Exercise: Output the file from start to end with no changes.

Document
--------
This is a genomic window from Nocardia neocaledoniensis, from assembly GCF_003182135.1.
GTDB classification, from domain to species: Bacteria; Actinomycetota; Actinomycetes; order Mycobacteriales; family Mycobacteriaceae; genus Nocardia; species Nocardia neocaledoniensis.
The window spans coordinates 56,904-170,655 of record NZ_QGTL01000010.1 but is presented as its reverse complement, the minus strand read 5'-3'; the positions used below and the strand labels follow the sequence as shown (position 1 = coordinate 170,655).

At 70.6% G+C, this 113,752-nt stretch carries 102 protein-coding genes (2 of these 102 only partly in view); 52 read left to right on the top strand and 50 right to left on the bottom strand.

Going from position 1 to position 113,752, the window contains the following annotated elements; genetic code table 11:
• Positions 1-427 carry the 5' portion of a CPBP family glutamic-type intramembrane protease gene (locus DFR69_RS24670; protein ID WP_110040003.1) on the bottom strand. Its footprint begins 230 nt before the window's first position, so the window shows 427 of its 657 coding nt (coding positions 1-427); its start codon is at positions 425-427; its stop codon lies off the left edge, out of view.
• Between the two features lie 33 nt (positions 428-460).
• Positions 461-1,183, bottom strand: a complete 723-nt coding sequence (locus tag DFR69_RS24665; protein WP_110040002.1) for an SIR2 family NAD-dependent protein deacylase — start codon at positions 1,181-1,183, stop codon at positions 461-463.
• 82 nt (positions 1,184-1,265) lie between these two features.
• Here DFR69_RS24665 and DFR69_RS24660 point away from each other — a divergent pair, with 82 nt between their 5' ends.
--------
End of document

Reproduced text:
This is a genomic window from Nocardia neocaledoniensis, from assembly GCF_003182135.1.
GTDB classification, from domain to species: Bacteria; Actinomycetota; Actinomycetes; order Mycobacteriales; family Mycobacteriaceae; genus Nocardia; species Nocardia neocaledoniensis.
The window spans coordinates 56,904-170,655 of record NZ_QGTL01000010.1 but is presented as its reverse complement, the minus strand read 5'-3'; the positions used below and the strand labels follow the sequence as shown (position 1 = coordinate 170,655).

At 70.6% G+C, this 113,752-nt stretch carries 102 protein-coding genes (2 of these 102 only partly in view); 52 read left to right on the top strand and 50 right to left on the bottom strand.

Going from position 1 to position 113,752, the window contains the following annotated elements; genetic code table 11:
• Positions 1-427 carry the 5' portion of a CPBP family glutamic-type intramembrane protease gene (locus DFR69_RS24670; protein ID WP_110040003.1) on the bottom strand. Its footprint begins 230 nt before the window's first position, so the window shows 427 of its 657 coding nt (coding positions 1-427); its start codon is at positions 425-427; its stop codon lies off the left edge, out of view.
• Between the two features lie 33 nt (positions 428-460).
• Positions 461-1,183, bottom strand: a complete 723-nt coding sequence (locus tag DFR69_RS24665; protein WP_110040002.1) for an SIR2 family NAD-dependent protein deacylase — start codon at positions 1,181-1,183, stop codon at positions 461-463.
• 82 nt (positions 1,184-1,265) lie between these two features.
• Here DFR69_RS24665 and DFR69_RS24660 point away from each other — a divergent pair, with 82 nt between their 5' ends.